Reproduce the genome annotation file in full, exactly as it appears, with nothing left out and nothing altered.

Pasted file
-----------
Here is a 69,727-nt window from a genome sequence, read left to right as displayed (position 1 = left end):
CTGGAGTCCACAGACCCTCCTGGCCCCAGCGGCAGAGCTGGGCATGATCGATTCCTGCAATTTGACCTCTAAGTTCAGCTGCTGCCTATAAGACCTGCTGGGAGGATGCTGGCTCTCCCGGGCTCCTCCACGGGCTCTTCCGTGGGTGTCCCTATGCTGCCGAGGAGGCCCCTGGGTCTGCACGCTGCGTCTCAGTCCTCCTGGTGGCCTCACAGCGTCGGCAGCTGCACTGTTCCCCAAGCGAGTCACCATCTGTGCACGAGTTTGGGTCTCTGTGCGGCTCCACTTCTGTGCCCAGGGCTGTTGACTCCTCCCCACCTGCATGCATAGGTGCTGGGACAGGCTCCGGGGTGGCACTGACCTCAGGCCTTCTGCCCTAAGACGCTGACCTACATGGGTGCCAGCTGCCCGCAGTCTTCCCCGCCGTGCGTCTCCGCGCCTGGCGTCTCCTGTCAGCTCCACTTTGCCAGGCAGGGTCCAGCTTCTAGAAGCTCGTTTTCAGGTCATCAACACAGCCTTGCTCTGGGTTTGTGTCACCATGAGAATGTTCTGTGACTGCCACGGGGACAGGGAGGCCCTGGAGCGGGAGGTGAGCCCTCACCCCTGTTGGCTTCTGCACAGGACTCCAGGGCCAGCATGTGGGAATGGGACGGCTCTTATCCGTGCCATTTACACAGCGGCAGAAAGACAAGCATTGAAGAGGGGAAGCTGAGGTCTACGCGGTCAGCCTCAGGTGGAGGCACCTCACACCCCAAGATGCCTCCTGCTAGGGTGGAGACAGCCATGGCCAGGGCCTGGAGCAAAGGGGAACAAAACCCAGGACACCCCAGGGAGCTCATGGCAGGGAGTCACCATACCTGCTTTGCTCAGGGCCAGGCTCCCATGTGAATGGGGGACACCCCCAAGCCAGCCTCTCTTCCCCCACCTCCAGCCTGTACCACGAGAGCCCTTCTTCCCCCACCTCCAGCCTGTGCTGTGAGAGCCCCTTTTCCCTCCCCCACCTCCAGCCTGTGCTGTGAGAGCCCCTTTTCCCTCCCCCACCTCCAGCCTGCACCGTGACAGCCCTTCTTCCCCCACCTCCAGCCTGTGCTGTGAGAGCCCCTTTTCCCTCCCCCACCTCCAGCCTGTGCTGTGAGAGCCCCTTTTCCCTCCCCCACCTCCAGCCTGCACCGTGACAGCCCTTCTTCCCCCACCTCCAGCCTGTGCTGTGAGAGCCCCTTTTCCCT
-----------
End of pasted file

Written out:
Here is a 69,727-nt window from a genome sequence, read left to right as displayed (position 1 = left end):
CTGGAGTCCACAGACCCTCCTGGCCCCAGCGGCAGAGCTGGGCATGATCGATTCCTGCAATTTGACCTCTAAGTTCAGCTGCTGCCTATAAGACCTGCTGGGAGGATGCTGGCTCTCCCGGGCTCCTCCACGGGCTCTTCCGTGGGTGTCCCTATGCTGCCGAGGAGGCCCCTGGGTCTGCACGCTGCGTCTCAGTCCTCCTGGTGGCCTCACAGCGTCGGCAGCTGCACTGTTCCCCAAGCGAGTCACCATCTGTGCACGAGTTTGGGTCTCTGTGCGGCTCCACTTCTGTGCCCAGGGCTGTTGACTCCTCCCCACCTGCATGCATAGGTGCTGGGACAGGCTCCGGGGTGGCACTGACCTCAGGCCTTCTGCCCTAAGACGCTGACCTACATGGGTGCCAGCTGCCCGCAGTCTTCCCCGCCGTGCGTCTCCGCGCCTGGCGTCTCCTGTCAGCTCCACTTTGCCAGGCAGGGTCCAGCTTCTAGAAGCTCGTTTTCAGGTCATCAACACAGCCTTGCTCTGGGTTTGTGTCACCATGAGAATGTTCTGTGACTGCCACGGGGACAGGGAGGCCCTGGAGCGGGAGGTGAGCCCTCACCCCTGTTGGCTTCTGCACAGGACTCCAGGGCCAGCATGTGGGAATGGGACGGCTCTTATCCGTGCCATTTACACAGCGGCAGAAAGACAAGCATTGAAGAGGGGAAGCTGAGGTCTACGCGGTCAGCCTCAGGTGGAGGCACCTCACACCCCAAGATGCCTCCTGCTAGGGTGGAGACAGCCATGGCCAGGGCCTGGAGCAAAGGGGAACAAAACCCAGGACACCCCAGGGAGCTCATGGCAGGGAGTCACCATACCTGCTTTGCTCAGGGCCAGGCTCCCATGTGAATGGGGGACACCCCCAAGCCAGCCTCTCTTCCCCCACCTCCAGCCTGTACCACGAGAGCCCTTCTTCCCCCACCTCCAGCCTGTGCTGTGAGAGCCCCTTTTCCCTCCCCCACCTCCAGCCTGTGCTGTGAGAGCCCCTTTTCCCTCCCCCACCTCCAGCCTGCACCGTGACAGCCCTTCTTCCCCCACCTCCAGCCTGTGCTGTGAGAGCCCCTTTTCCCTCCCCCACCTCCAGCCTGTGCTGTGAGAGCCCCTTTTCCCTCCCCCACCTCCAGCCTGCACCGTGACAGCCCTTCTTCCCCCACCTCCAGCCTGTGCTGTGAGAGCCCCTTTTCCCT